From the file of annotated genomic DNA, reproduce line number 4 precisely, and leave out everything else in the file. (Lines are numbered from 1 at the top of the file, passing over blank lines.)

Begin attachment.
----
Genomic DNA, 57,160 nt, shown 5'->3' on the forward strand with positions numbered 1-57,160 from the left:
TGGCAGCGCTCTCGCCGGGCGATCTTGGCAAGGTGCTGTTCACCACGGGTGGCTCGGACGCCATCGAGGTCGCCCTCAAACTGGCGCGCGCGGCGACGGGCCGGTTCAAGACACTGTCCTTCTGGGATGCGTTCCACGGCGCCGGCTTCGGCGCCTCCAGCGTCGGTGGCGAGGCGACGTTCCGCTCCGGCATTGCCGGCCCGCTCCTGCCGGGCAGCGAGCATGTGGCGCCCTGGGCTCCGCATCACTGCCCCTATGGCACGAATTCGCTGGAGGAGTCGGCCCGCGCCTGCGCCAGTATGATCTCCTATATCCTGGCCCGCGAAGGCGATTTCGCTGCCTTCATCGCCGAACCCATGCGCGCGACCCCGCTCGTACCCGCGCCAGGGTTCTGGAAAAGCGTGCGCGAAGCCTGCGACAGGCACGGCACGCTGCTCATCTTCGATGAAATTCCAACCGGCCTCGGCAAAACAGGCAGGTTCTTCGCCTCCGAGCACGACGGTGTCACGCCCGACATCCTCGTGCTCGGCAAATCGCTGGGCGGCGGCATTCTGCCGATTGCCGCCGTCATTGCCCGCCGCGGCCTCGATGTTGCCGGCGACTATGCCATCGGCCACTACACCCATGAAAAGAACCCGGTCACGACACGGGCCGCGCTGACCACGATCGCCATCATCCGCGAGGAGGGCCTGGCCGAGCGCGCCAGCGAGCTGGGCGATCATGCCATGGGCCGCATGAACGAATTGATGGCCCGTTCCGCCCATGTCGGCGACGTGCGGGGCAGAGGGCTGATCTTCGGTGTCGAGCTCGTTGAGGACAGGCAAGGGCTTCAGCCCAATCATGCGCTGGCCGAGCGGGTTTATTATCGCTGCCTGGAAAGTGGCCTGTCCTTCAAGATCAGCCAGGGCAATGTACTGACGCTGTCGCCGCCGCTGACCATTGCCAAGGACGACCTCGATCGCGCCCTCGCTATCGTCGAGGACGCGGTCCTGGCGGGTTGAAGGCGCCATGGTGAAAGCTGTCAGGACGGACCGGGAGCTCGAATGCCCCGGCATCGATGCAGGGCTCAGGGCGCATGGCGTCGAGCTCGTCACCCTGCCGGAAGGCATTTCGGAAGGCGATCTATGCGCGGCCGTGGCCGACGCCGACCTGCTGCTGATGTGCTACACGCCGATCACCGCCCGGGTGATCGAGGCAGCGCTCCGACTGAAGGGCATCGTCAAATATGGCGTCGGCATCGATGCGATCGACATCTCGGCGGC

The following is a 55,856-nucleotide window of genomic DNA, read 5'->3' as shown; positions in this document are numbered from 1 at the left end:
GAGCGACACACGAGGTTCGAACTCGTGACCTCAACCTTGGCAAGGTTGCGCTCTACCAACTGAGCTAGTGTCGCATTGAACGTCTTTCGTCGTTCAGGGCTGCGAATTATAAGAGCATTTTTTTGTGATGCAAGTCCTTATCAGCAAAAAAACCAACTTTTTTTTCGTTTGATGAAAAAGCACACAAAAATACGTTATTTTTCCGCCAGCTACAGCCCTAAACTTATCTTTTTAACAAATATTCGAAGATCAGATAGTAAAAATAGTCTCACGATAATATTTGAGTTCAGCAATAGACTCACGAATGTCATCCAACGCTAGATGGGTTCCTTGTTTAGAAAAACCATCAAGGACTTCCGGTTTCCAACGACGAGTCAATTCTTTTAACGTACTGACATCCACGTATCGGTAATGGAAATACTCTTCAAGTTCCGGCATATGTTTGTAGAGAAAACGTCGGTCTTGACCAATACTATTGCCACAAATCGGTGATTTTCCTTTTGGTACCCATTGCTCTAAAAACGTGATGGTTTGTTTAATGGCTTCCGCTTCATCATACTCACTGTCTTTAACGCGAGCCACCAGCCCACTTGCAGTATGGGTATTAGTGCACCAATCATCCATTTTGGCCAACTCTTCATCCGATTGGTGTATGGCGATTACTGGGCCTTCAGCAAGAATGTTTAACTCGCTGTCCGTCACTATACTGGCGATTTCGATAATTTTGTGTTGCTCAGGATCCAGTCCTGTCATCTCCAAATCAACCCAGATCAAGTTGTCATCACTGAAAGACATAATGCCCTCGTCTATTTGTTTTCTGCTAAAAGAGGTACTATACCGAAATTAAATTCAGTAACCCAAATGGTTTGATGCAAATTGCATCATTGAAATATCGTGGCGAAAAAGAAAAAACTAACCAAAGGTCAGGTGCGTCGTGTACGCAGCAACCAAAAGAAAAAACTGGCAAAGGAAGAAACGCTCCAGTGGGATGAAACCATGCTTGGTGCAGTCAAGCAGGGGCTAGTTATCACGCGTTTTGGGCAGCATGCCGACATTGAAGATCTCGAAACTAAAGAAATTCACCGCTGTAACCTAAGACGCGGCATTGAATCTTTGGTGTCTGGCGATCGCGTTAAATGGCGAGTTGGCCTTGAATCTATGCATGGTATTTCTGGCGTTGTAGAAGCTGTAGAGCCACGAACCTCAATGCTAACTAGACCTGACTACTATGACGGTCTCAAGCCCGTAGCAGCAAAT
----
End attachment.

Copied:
GAGCGACACACGAGGTTCGAACTCGTGACCTCAACCTTGGCAAGGTTGCGCTCTACCAACTGAGCTAGTGTCGCATTGAACGTCTTTCGTCGTTCAGGGCTGCGAATTATAAGAGCATTTTTTTGTGATGCAAGTCCTTATCAGCAAAAAAACCAACTTTTTTTTCGTTTGATGAAAAAGCACACAAAAATACGTTATTTTTCCGCCAGCTACAGCCCTAAACTTATCTTTTTAACAAATATTCGAAGATCAGATAGTAAAAATAGTCTCACGATAATATTTGAGTTCAGCAATAGACTCACGAATGTCATCCAACGCTAGATGGGTTCCTTGTTTAGAAAAACCATCAAGGACTTCCGGTTTCCAACGACGAGTCAATTCTTTTAACGTACTGACATCCACGTATCGGTAATGGAAATACTCTTCAAGTTCCGGCATATGTTTGTAGAGAAAACGTCGGTCTTGACCAATACTATTGCCACAAATCGGTGATTTTCCTTTTGGTACCCATTGCTCTAAAAACGTGATGGTTTGTTTAATGGCTTCCGCTTCATCATACTCACTGTCTTTAACGCGAGCCACCAGCCCACTTGCAGTATGGGTATTAGTGCACCAATCATCCATTTTGGCCAACTCTTCATCCGATTGGTGTATGGCGATTACTGGGCCTTCAGCAAGAATGTTTAACTCGCTGTCCGTCACTATACTGGCGATTTCGATAATTTTGTGTTGCTCAGGATCCAGTCCTGTCATCTCCAAATCAACCCAGATCAAGTTGTCATCACTGAAAGACATAATGCCCTCGTCTATTTGTTTTCTGCTAAAAGAGGTACTATACCGAAATTAAATTCAGTAACCCAAATGGTTTGATGCAAATTGCATCATTGAAATATCGTGGCGAAAAAGAAAAAACTAACCAAAGGTCAGGTGCGTCGTGTACGCAGCAACCAAAAGAAAAAACTGGCAAAGGAAGAAACGCTCCAGTGGGATGAAACCATGCTTGGTGCAGTCAAGCAGGGGCTAGTTATCACGCGTTTTGGGCAGCATGCCGACATTGAAGATCTCGAAACTAAAGAAATTCACCGCTGTAACCTAAGACGCGGCATTGAATCTTTGGTGTCTGGCGATCGCGTTAAATGGCGAGTTGGCCTTGAATCTATGCATGGTATTTCTGGCGTTGTAGAAGCTGTAGAGCCACGAACCTCAATGCTAACTAGACCTGACTACTATGACGGTCTCAAGCCCGTAGCAGCAAAT